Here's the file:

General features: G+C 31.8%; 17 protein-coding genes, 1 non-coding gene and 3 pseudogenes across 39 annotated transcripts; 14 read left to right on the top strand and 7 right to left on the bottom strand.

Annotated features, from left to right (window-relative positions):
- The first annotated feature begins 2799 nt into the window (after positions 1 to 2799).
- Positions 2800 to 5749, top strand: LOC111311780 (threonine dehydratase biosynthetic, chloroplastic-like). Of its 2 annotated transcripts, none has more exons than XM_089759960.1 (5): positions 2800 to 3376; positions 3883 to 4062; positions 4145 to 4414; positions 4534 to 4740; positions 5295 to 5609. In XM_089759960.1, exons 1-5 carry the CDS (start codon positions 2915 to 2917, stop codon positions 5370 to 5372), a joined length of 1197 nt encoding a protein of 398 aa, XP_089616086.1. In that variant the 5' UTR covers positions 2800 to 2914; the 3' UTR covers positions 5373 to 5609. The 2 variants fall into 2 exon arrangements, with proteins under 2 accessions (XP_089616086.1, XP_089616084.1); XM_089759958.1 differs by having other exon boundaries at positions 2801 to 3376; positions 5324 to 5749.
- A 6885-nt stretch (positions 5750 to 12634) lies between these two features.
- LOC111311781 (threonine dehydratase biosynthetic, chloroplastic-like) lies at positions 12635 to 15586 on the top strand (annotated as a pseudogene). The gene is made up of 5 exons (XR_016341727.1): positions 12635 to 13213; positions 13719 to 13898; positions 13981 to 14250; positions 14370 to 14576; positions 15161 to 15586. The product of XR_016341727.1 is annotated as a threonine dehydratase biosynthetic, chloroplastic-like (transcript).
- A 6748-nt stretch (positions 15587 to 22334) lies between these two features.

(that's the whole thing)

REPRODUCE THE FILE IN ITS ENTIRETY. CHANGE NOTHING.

General features: G+C 31.8%; 17 protein-coding genes, 1 non-coding gene and 3 pseudogenes across 39 annotated transcripts; 14 read left to right on the top strand and 7 right to left on the bottom strand.

Annotated features, from left to right (window-relative positions):
- The first annotated feature begins 2799 nt into the window (after positions 1 to 2799).
- Positions 2800 to 5749, top strand: LOC111311780 (threonine dehydratase biosynthetic, chloroplastic-like). Of its 2 annotated transcripts, none has more exons than XM_089759960.1 (5): positions 2800 to 3376; positions 3883 to 4062; positions 4145 to 4414; positions 4534 to 4740; positions 5295 to 5609. In XM_089759960.1, exons 1-5 carry the CDS (start codon positions 2915 to 2917, stop codon positions 5370 to 5372), a joined length of 1197 nt encoding a protein of 398 aa, XP_089616086.1. In that variant the 5' UTR covers positions 2800 to 2914; the 3' UTR covers positions 5373 to 5609. The 2 variants fall into 2 exon arrangements, with proteins under 2 accessions (XP_089616086.1, XP_089616084.1); XM_089759958.1 differs by having other exon boundaries at positions 2801 to 3376; positions 5324 to 5749.
- A 6885-nt stretch (positions 5750 to 12634) lies between these two features.
- LOC111311781 (threonine dehydratase biosynthetic, chloroplastic-like) lies at positions 12635 to 15586 on the top strand (annotated as a pseudogene). The gene is made up of 5 exons (XR_016341727.1): positions 12635 to 13213; positions 13719 to 13898; positions 13981 to 14250; positions 14370 to 14576; positions 15161 to 15586. The product of XR_016341727.1 is annotated as a threonine dehydratase biosynthetic, chloroplastic-like (transcript).
- A 6748-nt stretch (positions 15587 to 22334) lies between these two features.